Marquise Diamond Guide (Read Before Buying!)

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Wondering if the marquise diamond shape is the right choice for you ? Wonder no more, today we’re discussing marquise diamonds and we’ll walk you through everything you need to know about these beauties. Read on !

What is a marquise cut diamond ?

Marquise cut diamonds are a type of brilliant cut, like an oval with pointed sharp ends. Due to its shape and cut style it does sparkle but less than other elongated brilliant shapes, and tends to concentrate color towards the tips. When shopping for the perfect marquise diamond we recommend you do it in person, as seeing the diamond in your hand can make a world of a difference.

How did the marquise cut originate ?

The original marquise cut is quite old, originating sometimes in the 18th century. Legend says that it was commissioned by King Louis XV of France, and made to resemble the shape of the lips of his official mistress, the Marquise de Pompadour. The actual origin of the marquise cut is not well known, so the legend remains as the most credible and also romantic origin story.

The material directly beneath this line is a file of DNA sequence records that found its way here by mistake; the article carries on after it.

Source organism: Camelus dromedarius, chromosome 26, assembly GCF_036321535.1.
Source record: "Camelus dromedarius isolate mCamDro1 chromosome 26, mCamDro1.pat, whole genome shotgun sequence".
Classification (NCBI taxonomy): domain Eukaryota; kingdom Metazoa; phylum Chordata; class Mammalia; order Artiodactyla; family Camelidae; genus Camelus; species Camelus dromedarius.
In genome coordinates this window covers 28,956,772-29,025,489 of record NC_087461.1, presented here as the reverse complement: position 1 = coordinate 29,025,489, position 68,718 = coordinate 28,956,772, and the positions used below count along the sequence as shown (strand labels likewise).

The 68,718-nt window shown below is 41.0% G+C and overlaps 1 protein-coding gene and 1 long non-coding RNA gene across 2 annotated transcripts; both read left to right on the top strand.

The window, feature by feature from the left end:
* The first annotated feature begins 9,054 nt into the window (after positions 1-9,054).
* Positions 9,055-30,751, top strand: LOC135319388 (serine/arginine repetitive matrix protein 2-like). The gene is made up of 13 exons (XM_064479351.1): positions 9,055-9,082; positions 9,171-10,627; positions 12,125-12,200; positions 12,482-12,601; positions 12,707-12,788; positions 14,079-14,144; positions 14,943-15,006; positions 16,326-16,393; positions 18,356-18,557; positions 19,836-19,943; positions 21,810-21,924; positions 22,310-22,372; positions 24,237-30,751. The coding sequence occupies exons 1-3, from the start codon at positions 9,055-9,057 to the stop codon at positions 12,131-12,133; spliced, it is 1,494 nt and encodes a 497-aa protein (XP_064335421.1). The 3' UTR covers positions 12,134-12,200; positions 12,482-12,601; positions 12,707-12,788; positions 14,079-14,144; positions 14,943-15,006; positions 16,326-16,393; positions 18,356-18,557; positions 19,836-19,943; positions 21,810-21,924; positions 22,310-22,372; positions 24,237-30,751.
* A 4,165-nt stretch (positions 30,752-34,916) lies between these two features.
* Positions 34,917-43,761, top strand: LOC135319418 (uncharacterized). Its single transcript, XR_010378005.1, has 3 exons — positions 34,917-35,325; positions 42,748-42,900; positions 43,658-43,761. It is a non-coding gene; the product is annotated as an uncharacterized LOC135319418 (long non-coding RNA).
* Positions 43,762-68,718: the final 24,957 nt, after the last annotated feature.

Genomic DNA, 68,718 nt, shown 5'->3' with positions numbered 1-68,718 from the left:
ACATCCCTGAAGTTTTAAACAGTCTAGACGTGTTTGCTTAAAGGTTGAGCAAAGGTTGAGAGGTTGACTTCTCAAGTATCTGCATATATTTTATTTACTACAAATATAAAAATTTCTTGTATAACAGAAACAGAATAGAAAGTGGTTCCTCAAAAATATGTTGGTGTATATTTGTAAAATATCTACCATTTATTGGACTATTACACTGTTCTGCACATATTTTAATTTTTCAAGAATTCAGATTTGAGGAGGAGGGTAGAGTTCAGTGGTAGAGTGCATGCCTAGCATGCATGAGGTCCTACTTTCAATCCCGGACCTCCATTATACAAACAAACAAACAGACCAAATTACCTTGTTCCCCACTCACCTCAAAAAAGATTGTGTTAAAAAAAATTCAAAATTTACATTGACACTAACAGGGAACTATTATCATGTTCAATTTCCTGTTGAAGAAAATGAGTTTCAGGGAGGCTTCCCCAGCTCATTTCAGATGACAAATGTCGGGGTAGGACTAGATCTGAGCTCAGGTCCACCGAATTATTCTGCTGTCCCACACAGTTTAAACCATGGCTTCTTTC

The original marquise cut was not as refined as the one we know today, as the modern marquise has a brilliant cut applied, which was very difficult to do in the 18th century. It was fewer facets and the shape was more important the facets themselves, the the look was more similar to a rose cut or double Dutch rose style.

Read also: Emerald Cut Diamond Guide 

What is the best cut quality for a marquise diamond ?

The cut quality of a marquise diamond cannot be graded since it is not a round brilliant. But you may look at girdle thickness, depth percentage, culet, and length to width ratio.

Girdle thickness should be anywhere from very thin to slightly thick, especially in a slender cut as the marquise. A girdle that is too thin, paired with the thin, sharp points of a marquise can make this diamond very fragile. Do meek in mind that the ends of the marquise should have a thicker girdle than the center and shoulder, to provide extra security.

The depth percentage of the marquise refers to how tall the diamond is form table to culet, compare to the length of the diamond. Aim for something around 56-65%.